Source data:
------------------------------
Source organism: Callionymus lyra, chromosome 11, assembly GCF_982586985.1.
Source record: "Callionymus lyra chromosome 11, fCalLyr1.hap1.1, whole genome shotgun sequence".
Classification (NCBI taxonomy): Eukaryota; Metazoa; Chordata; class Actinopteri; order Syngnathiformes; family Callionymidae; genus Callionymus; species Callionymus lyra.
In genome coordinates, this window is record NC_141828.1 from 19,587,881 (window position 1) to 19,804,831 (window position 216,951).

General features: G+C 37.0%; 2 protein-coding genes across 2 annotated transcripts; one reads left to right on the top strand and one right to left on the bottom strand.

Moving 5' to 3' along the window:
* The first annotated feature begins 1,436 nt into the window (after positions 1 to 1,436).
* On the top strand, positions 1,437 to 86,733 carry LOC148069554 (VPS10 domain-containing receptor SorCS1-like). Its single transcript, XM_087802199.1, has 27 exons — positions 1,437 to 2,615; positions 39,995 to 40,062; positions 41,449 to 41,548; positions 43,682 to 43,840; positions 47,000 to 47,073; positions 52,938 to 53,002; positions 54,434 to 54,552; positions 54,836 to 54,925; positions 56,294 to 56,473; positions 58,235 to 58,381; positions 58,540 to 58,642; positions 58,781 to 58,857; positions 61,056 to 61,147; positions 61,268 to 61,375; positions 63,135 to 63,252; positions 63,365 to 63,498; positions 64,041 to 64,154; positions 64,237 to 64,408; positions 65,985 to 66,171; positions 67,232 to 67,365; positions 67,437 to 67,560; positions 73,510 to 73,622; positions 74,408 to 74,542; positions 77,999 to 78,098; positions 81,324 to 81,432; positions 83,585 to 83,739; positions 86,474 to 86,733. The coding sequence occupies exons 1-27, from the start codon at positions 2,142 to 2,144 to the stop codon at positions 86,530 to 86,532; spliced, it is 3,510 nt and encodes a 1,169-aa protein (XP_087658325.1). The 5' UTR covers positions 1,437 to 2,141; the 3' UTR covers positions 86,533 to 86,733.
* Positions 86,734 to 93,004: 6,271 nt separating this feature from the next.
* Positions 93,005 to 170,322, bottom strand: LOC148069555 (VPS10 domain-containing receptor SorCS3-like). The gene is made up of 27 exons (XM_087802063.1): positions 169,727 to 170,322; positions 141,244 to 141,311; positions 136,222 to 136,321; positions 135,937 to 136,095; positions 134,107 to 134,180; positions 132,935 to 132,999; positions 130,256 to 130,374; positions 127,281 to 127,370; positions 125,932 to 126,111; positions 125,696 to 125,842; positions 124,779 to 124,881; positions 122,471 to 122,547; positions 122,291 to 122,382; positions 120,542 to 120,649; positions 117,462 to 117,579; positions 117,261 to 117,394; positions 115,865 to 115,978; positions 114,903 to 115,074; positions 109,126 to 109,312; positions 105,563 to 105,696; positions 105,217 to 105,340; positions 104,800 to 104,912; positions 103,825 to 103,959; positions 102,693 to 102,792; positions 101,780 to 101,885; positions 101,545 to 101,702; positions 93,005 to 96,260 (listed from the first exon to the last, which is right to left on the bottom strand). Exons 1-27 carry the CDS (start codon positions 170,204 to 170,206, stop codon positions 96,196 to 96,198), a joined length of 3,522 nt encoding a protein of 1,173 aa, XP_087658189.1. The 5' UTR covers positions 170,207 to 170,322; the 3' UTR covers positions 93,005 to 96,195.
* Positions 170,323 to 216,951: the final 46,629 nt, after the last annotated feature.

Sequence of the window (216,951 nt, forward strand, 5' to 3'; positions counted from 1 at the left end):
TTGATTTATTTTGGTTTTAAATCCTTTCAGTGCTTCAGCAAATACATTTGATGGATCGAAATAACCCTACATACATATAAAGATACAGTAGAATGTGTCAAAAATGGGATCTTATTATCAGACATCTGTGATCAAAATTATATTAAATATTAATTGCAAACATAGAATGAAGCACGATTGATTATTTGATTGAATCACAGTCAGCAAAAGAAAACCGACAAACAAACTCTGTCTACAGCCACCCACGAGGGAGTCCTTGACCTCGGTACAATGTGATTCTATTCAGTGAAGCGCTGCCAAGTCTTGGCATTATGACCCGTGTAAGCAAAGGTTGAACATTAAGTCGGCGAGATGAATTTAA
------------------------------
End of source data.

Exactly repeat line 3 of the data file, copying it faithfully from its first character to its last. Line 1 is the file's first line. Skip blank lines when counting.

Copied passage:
Classification (NCBI taxonomy): Eukaryota; Metazoa; Chordata; class Actinopteri; order Syngnathiformes; family Callionymidae; genus Callionymus; species Callionymus lyra.